Photo courtesy of the puzzledgiraffe.com.
When my son was little, I often brought him to the Beardsley Zoo in Bridgeport, CT.
The zoo is a mom’s dream: not too big, but enough animals to keep your child occupied for an afternoon. Best of all, it features an old-fashioned carousel where you can rest your weary bones and reach for the brass ring.
As we began circling the zoo one hot summer day, we heard a horrendous howl echoing through the park. It was loud, guttural and relentless, originating from the enclosures where the large cats live. As we got closer, it became louder and more persistent. We’d never heard such a horrible sound before.
“What’s going on?” I asked a zoo worker. “What is that noise?” “It’s a male Siberian tiger,” she said. “His mate is sick, so she’s gone for a few days getting treatment. He’s letting us all know how much he misses her.”
That tiger underscored – quite loudly – the importance and comfort of having your mate by your side. Those of us who’ve been married a long time often joke and gripe about our spouses, overlooking our good fortune in being part of a longterm union.
When my in-laws celebrated their 50th wedding anniversary, we presented them with a teak bench with a plaque stating, “Celebrating 50 years of being side by side.” It was fitting because they were always together. When my mother-in-law died in 2004, my father-in-law was like the tiger, but internalized his roar. He never quite recovered from her death.
A lot of people don’t get to grow old together, losing their mates to accidents or disease – never enjoying the fruits of a long marriage. It often takes a health emergency, no matter how minor, to emphasize how lucky we are to have our mates healthy, strong and operating on all cylinders.
I felt a tiny bit like the tiger last weekend when my son pulled into the driveway, handed me his cellphone and said, “Get in the car. We’ve got to go get him. And why didn’t you answer your phone? We’ve been trying to call you for 20 minutes.”
I’d been gardening, or my version of it, finally putting plants into a front bed. Everyone was out, and truth be told, I really didn’t know what to do with myself. I treated myself and bought one of those fancy wands for the hose, but it leaks terribly so my socks and sneakers were soaked. The last thing I needed was a wet phone, so I left it in the house.
My son handed me his phone and the Curmudgeon was on the other end. Four games into a doubles tennis match at a nearby club, he ruptured his Achille’s tendon. He was surprisingly calm about it, but something in me felt like crying. I felt terrible that my mate was wounded.
It’s not the end of the world. It’s inconvenient and a nuisance, requiring surgery and his left leg to be in a cast for about three months. He will heal. In the grand scheme of things, it’s a minor glitch. But something has been off since the phone call. My mate is injured, so I’m off my game too.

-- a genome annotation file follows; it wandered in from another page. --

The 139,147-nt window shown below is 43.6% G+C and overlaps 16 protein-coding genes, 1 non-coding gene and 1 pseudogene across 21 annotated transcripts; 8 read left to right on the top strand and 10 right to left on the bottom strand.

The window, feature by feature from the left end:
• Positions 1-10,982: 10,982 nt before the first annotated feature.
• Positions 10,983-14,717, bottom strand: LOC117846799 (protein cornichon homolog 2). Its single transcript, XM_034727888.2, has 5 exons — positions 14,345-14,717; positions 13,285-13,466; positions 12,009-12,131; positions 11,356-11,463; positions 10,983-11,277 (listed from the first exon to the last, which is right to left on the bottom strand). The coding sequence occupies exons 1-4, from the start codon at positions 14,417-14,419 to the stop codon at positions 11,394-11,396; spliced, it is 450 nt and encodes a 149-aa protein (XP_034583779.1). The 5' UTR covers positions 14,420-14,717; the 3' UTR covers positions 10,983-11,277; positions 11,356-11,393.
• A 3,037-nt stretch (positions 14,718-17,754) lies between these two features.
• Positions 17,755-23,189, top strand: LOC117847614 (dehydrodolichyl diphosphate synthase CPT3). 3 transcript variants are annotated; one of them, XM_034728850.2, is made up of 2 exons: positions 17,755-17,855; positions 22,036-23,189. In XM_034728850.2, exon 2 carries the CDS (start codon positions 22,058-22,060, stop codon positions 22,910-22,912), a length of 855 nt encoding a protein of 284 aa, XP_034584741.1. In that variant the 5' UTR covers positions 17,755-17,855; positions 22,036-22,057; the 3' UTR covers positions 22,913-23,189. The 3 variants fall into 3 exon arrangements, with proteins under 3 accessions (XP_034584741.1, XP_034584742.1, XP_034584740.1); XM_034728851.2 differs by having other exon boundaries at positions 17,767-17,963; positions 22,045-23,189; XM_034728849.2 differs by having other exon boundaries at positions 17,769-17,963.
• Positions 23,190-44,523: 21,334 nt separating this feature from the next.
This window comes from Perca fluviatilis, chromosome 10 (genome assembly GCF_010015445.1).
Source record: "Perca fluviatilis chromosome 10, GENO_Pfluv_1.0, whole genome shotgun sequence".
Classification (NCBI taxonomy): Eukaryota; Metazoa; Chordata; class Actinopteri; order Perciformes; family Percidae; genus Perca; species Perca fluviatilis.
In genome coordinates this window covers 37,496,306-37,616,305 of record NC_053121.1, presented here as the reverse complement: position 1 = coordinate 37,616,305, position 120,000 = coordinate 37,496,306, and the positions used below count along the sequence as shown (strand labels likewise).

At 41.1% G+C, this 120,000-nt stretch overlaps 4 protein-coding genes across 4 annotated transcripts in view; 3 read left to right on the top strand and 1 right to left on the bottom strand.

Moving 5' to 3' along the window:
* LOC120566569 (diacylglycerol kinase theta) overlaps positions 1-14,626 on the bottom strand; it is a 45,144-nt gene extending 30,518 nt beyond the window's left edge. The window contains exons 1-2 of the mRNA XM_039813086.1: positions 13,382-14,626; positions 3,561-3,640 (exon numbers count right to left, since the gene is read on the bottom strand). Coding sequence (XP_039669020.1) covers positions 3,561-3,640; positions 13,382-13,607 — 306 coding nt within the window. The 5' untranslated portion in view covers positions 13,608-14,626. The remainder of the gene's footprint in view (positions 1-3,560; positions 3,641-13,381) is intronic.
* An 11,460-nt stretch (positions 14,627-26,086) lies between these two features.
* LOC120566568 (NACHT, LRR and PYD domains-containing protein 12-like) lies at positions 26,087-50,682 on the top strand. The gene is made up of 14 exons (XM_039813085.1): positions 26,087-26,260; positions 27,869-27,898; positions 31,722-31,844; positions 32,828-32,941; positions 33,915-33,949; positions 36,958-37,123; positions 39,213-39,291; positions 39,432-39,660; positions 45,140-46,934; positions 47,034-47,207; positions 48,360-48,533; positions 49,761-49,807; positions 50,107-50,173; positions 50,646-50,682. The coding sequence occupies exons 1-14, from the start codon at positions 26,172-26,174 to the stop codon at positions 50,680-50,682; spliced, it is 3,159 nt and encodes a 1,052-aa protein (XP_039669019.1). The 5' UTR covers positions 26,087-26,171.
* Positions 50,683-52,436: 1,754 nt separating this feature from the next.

In the animal kingdom, an injury means vulnerability and it’s not all that different in our world. Besides the pain and inconvenience, losing the use of one leg makes you have to depend on others for simple things like getting a glass of milk or carrying your briefcase. This isn’t easy for anyone, least of all someone as independent as the Curmudgeon.
I can’t joke about him or his curmudgeonly ways because he’s injured and has every right to be grumpy and demanding. I won’t kick a guy when he’s down, even if he’s the star of my show. I will have to search for new material, however difficult this may be, during his convalescence.
Well, most of the time. As he hobbled into the bedroom on his metal crutches this morning, I asked if he was trying to look pathetic. “Yes,” he said. He is also using his condition as a platform to show how much he usually does around here, implying the rest of us are slugs.
I’ve come to believe that one of the greatest measures of a marriage is how people behave when their spouse is sick or injured. The “sickness and health” line is part of most people’s wedding vows, yet many people fail miserably in this department, viewing their spouse’s illness as an inconvenience or burden.
You can tell a lot about a person’s character by the way they treat their spouse (as well as relatives and friends) when they’re ill or on the injured reserved list. My mother set an extremely high example, caring for my father with love and grace during his battle with heart failure. When I pointed out that Dad was extremely demanding with his calls of “Gerry!,” my mom noted “all men are.”
It wasn’t until my Dad was ill that I realized how much he depended on and needed my mom. I always viewed him as the strong, independent type, but his illness showed me a side of their marriage that they kept largely hidden from view. Dad really needed my mom, and she stepped up. After he died, she confided that he was quite compromised physically for years, but didn’t want any of us to know how seriously ill he was.
Mom said she’s not surprised the Curmudgeon is barking orders because most men are demanding when they’re sick or hurt. And I can’t argue. The Curmudgeon is having no trouble ordering us around, but it’s OK. It’s the least we can do for him. He takes very good care of us, so it’s our turn to indulge him acting like a dictator. We wouldn’t have it any other way.
I’m giving him a free pass to complain as much as he wants because of the sickness and health clause in the marriage contract. And while I initially vowed not to write about him during his recovery, I’m rethinking it. Some things are just too good to keep to myself.